Five Percent: Conserve Energy

Climate Change Is Important: Energy Conservation is the First Step


January 18, 2009

Home Energy Projects for 2009: Request for Comments

Category: Conservation,Energy Audit,Household,Sustainability,Take Actions – Tom Harrison – 6:52 pm

I have several household energy reduction projects in mind and am hoping to get some advice about which one I should take on first. I am considering:

  • Tankless (on-demand) Hot Water Heater
  • Foam Spray Insulation combined with Energy Audit
  • Geothermal Heat Pump
  • Solar (PV or Water Heat Assisted)

I have a lot of questions about which ones make sense, how to tell which one is best, how much they’ll cost, and how to measure all of it.

Tankless Hot Water Heater

We currently have a 40-gallon, gas-fired water heater in our un-insulated basement. It is not an efficient model. My family of four uses hot water at about this daily rate:

  • A low-flow shower-head that uses less than 1.5 GPM, used to take about 15 minutes of showers per day, all hot water: 22 Gallons
  • Dishwasher, run about once per day, estimated 4 Gallons
  • Various other uses, e.g. hand washing, pot washing, estimated 3 Gallons
  • No hot water for laundry — always cold

Total: 29 Gallons per day.

From this, I can then be sure that I am heating at least 11 gallons of hot water all the time for no purpose whatsoever (the tank holds 40 gallons). Worse, since the tank can heat water as you use it, it can deliver 56 gallons of heater water. We could certainly get by with a 20 gallon tank heater, although I believe the building code stipulates a certain required size based on average usage patterns. Grumble.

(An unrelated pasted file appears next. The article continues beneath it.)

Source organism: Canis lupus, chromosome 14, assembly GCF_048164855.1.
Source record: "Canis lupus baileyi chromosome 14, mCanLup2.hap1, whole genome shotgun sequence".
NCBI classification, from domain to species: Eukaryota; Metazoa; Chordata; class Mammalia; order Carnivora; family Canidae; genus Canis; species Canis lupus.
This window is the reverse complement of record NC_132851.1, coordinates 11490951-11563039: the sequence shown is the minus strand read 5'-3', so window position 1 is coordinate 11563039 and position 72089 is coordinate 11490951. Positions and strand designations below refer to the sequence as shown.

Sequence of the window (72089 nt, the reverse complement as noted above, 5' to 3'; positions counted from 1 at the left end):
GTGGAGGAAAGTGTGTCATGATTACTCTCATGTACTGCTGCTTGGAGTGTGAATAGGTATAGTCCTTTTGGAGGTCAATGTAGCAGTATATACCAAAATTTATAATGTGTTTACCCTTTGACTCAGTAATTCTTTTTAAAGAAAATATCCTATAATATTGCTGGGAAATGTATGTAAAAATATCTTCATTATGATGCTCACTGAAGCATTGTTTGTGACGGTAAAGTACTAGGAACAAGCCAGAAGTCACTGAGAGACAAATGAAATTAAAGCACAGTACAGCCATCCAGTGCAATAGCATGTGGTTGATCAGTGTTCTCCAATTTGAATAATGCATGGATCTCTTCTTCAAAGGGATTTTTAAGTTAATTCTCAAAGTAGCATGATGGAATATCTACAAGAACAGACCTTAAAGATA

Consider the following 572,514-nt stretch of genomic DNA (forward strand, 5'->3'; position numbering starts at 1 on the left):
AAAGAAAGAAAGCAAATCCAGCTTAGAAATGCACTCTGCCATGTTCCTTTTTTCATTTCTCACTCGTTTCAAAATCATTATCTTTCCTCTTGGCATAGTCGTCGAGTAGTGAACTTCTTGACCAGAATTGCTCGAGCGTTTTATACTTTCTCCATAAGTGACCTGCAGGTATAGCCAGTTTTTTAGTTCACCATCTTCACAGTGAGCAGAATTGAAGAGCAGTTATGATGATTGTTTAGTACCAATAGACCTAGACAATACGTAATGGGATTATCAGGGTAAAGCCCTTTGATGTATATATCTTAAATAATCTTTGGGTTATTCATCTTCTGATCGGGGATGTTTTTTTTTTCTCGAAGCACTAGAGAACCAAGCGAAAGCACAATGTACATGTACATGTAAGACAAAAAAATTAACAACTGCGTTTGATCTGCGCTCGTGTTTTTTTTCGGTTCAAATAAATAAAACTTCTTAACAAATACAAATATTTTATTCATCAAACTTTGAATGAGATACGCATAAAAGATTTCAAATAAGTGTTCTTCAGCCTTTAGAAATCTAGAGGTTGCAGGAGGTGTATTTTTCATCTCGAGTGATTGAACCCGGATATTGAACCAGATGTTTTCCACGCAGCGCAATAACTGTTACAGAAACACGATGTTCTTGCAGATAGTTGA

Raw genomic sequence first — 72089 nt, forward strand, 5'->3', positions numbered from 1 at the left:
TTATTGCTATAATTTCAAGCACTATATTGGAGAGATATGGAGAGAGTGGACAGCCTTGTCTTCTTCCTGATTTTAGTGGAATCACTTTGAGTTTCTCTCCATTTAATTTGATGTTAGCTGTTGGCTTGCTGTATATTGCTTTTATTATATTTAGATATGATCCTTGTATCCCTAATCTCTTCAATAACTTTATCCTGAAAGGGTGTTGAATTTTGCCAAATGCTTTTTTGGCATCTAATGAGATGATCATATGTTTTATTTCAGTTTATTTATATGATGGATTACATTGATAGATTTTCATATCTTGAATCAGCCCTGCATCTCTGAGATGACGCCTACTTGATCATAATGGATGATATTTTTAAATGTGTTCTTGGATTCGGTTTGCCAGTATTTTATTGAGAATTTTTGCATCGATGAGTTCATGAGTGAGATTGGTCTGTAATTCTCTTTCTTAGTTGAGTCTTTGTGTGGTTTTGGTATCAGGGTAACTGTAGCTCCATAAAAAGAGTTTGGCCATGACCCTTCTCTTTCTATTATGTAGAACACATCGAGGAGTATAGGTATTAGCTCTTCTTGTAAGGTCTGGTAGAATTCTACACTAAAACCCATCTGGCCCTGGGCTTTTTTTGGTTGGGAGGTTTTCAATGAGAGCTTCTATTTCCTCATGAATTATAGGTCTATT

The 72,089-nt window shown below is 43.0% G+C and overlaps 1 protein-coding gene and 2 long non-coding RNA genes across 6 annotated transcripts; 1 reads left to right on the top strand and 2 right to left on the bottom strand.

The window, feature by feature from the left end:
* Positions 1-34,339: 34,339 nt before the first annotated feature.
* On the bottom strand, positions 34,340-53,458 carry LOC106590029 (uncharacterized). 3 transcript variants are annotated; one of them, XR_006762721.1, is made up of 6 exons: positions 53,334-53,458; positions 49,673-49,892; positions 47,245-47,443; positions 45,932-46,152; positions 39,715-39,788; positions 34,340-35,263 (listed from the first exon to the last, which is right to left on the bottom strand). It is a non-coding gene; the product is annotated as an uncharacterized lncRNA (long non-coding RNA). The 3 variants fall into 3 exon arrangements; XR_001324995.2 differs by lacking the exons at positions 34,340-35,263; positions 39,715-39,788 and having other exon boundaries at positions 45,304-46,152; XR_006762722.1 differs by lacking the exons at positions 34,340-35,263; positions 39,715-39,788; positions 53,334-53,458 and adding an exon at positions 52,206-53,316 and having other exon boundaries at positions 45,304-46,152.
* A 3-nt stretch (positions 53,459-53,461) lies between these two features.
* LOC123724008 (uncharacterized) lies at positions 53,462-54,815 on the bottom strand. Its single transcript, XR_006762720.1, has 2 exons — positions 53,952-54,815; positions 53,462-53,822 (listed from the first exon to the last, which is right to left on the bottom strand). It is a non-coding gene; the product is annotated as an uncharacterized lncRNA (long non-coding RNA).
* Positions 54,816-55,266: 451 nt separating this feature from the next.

There are several other factors to consider here:

  • The heater is in the cold basement, and while well-insulated, the heat it does emit is wasted
  • It can take a while to get hot water up to the faucet; that amount in the pipes is pretty much wasted. I wash my hands and face with cold water on most days — not my preference in winter weather.
  • My wife and I, and sometimes my son, tend to shower in the morning before work and school, so the actual time during which we need hot water is probably and hour in the morning and after dinner at night for dishes. Doesn’t this mean we’re basically keeping water hot for 22 hours just so it can be ready for several short bursts in the other times?

The real cost of heating water would be simple to figure out: how long does the gas burner run, and at what rate, on the water heater. But we don’t have a meter for the water heater. And it’s not fair to count summer usage (when the heat, also gas, is off). Perhaps I can rig up some electronic timer or something.

Bottom line: water heating is remarkably inefficient, delivers a poor quality result (long wait for hot water at the tap), and the damnable things break unexpectedly, except are guaranteed to break during double-time, and when there is no choice of which heater to install.